June 23, 2011
Hemn Hadi & Patrick Smith
For the first time in Iraqi Kurdistan women are protected by a new law against some of the traditions most harmful towards them.
Yesterday the regional parliament ratified a bill banning female genital mutilation and domestic violence. This is a landmark law in a region that is more steeped in such practices than surrounding countries.
Female circumcision, where the clitoris and hood, and sometimes the labia, are cut away, is particularly commonly in rural areas. A German-Iraqi study conducted in 2007/08 showed more than 77 percent of female interviewees aged 14 and over in the Kurdish province of Sulaimaniyah had undergone the procedure.
The new law lays out the penalty for encouraging female genital mutilation as 3 to 6 years imprisonment or a IQD 1 million ($860) fine. Those who carry out the operation will be sentenced to 3 to 5 years or a fine equal to IQD 5 million ($4300). If they are medical practitioners they will be banned from working for three years.
The demanding of dowry payments, forced marriage, arranged marriages for young women to men many years their elder and forcing women into prostitution are also outlawed by the new law.
It is not clear how a law, seeking to stop a practice, such as genital mutilation, that is not carried out though official means, will be enforced.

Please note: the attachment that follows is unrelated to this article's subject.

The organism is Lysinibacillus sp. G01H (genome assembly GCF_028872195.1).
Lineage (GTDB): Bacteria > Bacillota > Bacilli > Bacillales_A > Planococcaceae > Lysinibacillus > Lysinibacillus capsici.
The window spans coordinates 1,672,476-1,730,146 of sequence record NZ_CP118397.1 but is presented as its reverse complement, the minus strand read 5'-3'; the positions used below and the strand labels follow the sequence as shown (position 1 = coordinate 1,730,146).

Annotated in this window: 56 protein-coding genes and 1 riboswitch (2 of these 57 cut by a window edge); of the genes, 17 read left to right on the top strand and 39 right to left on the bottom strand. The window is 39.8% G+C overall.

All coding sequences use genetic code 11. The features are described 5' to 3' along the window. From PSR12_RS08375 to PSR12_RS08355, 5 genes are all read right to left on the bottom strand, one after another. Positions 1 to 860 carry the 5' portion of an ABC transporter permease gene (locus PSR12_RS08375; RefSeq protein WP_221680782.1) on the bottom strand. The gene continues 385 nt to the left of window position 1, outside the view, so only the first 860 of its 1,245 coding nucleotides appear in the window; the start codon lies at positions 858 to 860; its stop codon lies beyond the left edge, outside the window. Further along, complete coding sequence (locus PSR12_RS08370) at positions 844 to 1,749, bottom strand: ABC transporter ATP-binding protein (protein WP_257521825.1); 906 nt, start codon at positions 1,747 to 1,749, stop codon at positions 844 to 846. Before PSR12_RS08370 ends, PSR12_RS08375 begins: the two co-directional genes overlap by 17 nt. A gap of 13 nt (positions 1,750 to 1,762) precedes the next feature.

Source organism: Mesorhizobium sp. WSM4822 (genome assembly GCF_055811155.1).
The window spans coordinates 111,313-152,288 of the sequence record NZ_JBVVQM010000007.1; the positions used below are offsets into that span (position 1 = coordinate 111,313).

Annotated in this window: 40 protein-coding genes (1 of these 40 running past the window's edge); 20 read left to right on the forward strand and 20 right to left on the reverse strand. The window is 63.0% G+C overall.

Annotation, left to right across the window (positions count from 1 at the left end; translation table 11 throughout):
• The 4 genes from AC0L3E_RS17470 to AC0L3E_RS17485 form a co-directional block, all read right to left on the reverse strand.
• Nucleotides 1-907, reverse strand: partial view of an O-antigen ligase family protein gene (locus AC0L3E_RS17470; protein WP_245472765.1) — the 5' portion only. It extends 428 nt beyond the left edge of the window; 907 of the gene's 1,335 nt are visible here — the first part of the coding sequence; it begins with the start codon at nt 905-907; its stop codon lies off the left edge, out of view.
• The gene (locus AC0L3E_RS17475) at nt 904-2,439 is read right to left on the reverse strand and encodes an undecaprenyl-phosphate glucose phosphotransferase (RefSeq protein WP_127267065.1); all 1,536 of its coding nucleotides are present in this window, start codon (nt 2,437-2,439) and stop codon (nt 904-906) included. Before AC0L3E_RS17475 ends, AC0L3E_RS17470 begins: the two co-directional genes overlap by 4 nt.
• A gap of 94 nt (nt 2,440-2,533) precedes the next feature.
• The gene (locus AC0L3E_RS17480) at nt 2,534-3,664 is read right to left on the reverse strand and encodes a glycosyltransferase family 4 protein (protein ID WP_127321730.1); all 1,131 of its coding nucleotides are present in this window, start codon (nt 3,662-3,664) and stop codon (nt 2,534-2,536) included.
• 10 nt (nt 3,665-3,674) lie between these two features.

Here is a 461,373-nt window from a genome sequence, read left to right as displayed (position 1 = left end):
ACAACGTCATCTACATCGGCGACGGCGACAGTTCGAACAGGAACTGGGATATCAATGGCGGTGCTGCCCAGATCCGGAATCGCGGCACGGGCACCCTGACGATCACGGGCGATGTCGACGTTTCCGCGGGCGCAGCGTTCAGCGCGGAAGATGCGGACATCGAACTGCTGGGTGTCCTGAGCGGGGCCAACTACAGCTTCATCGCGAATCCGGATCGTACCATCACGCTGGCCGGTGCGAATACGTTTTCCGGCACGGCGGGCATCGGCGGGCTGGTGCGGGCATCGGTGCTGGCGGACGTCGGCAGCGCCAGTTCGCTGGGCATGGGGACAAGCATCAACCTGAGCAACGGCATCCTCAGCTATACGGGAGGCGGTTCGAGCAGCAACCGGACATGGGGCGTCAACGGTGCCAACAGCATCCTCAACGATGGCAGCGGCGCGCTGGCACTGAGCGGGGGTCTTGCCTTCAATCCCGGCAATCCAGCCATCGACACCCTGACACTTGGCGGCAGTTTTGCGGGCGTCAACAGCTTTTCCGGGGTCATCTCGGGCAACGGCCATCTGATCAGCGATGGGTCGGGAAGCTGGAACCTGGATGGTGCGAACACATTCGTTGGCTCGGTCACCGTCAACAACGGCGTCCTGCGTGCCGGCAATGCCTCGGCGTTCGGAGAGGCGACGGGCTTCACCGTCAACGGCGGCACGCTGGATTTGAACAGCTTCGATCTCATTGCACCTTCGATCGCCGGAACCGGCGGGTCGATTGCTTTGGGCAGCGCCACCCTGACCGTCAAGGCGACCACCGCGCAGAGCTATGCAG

Kurdistan's health minister, Taher Hawrami, said authorities are distributing posters to promote awareness, but he said religious leaders should do more to end the practice.
"The clerics should take on the main role. People need to have better understanding of religion in order to give up this phenomenon."
There are also many issues that are not covered by bill. Payman Abdul-Kareem, a member of the parliamentary committee for women and children’s affairs said: ‘When a woman is divorced, she does not have anywhere to go and is often mistreated.
“There ought to be social welfare safety nets to cope with this.”
Human Rights Watch (HRW) released a report last year that showed there are at least four factors driving the prevalence of genital mutilation: a link to Kurdish identity, a religious imperative, social pressure, and an attempt to control a woman's sexuality.
The practice is often carried out at home and by people without medical training. When not done properly the girls, who are often as young as ten, can have lasting damage and in extreme cases die from loss of blood or infection.